Calum Knott

I'm currently employed by Didactic Services, a FESTO Partner, as a Senior Applications Engineer.
I'm currently the WorldSkillsUK Mechatronics Training Manager
I'm also a Visiting Lecturer at Middlesex University
Occasionally I can be persuaded to Freelance!

Contact Me

These posts are archived
They were written with an old blogging platform, and are no longer really maintainable, however as they are linked too from various pages on the web - it seemed a good idea to try and archive them. I have written just enough code to get them to display - but there will probably be a few broken links and images.
Any major queries - feel free to contact me

Dissertation - OpenCV - Recognizing specific shapes

14 / 2 / 2014

In my [Last](/oldpostsarchive/0008//blog/OpenCV - Recognizing Letterboxes) post on OpenCV I looked at expanding the squares.cpp example and used filtering to detect letterboxes in photos / video. Since then I have re-clarified the goal of my dissertation, and have decided to attempt a 'slightly' different project.


I've been lucky enough to have been given the opportunity to use a brand new baxter robot. Middlesex was given a demo of the Baxter last week, with a view that the University might purchase one towards the end of the year. luckily, after a short discussion with my tutors, we were able to bring the purchase forward a few months so that I (and one other) could use it for a final year project. After writing the letterbox code in less than 24 hours, I felt I might want to attempt something more complex, as plotting the letterbox to XY and moving baxters arms to a location, would be a fairly trivial task.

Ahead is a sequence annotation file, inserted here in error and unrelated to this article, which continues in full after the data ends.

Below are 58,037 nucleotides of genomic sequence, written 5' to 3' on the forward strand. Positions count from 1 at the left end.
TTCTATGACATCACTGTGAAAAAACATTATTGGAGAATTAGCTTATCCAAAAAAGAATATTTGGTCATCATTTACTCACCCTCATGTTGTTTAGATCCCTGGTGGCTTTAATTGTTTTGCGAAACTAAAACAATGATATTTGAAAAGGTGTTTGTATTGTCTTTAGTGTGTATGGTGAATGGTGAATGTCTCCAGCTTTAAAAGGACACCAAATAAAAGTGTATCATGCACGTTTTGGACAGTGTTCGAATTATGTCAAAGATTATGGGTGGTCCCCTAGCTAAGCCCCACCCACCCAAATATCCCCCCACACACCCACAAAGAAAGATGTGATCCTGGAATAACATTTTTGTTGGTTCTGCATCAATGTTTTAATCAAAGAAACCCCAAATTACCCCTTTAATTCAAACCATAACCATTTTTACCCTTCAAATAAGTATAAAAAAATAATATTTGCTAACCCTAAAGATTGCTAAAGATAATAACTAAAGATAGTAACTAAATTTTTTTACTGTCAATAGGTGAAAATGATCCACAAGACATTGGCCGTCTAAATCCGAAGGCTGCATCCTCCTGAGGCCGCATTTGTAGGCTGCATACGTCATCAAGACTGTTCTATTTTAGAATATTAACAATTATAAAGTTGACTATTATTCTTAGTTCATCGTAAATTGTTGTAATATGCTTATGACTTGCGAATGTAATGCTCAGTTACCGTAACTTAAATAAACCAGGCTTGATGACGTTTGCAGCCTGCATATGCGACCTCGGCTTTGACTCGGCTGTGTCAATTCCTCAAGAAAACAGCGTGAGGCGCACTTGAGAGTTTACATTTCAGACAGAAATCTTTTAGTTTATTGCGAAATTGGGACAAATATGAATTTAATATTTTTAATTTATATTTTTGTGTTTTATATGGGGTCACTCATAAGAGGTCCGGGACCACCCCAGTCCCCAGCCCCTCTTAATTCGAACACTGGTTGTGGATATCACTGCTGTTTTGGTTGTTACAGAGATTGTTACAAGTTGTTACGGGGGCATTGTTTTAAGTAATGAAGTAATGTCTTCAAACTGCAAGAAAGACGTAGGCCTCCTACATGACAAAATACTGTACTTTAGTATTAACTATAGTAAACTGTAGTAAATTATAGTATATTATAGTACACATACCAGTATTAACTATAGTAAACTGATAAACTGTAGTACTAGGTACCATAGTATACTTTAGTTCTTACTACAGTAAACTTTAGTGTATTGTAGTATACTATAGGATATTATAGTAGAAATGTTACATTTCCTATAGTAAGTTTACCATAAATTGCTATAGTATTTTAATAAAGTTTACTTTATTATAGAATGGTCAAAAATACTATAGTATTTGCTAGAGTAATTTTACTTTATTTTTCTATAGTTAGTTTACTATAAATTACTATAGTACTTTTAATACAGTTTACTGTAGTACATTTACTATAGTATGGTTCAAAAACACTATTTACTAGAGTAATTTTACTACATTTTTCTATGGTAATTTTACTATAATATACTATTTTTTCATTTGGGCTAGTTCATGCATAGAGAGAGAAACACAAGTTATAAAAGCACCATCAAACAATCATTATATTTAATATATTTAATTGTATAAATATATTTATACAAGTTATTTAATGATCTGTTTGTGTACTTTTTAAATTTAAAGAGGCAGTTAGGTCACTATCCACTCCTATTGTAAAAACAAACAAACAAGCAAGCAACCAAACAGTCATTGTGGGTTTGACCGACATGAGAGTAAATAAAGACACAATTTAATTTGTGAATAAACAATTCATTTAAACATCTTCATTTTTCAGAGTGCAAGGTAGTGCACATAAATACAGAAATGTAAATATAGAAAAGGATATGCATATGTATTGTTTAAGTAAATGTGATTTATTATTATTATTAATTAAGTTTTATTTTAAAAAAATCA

New Project Goal

My new project is going to be based on "blocks" After playing with the blocks used for the CRS Robot Get them from Toys'R'Us I wanted to see if I could go a step further. My new project is based on the concept of human/robot co- operation.

I'm going to challenge Baxter, to 'duplicate' any tower I make out of the blocks

Defining Goals

Its important to set out the goals that I hope to achieve. I am going to aim to complete this project in 3 sections: 1) A data structure (file) for storing the Position, Orientation, and Colour (UK Spelling) of blocks in a tower. 2) An OpenCV (or similar) software package, for recognizing and encoding physical towers into the data structure (file) 3) A Ros package? Or Python script for ROS, that controls the baxter robot, to build the tower specified in the data structure (file) Extra Goals: 4) A GUI for designing / visualizing towers, without the need for physical blocks, that saves into the same data structure (file) Current Unknowns: Will The building blocks for constructing the tower, be in "pre-defined positions" or will they be "found" by baxter? I think I will leave this till last. EG: I will start with "pre-defined positions" for the blocks, and will work up to "search" if I have time. It will not be a Goal of the project, but will be added if time is permitting

Defining Towers

I feel its important to clarify what I mean by 'tower' and lay out some rules for tower building. These rules are not meant to restrict the project, and every attempt will be made to "exceed" the restrictions, but a realistic analysis of what towers can be is necessary 1) The towers will be one block wide, that is, every block should be fully visible to baxter, and the blocks should be representable on an XY graph with No Z axis. (think tetris) 2) Each block in the tower must be orientated so it is uniquely identifiable from the side closest to baxter. Take a look at the following 2 photographs. Both towers contain the exact same blocks, however in one of the photographs it is impossible to tell if the green block is a triangle or a rectangle. I propose that all my blocks will have their "feature face" presented towards baxter, so they are uniquely identifiable.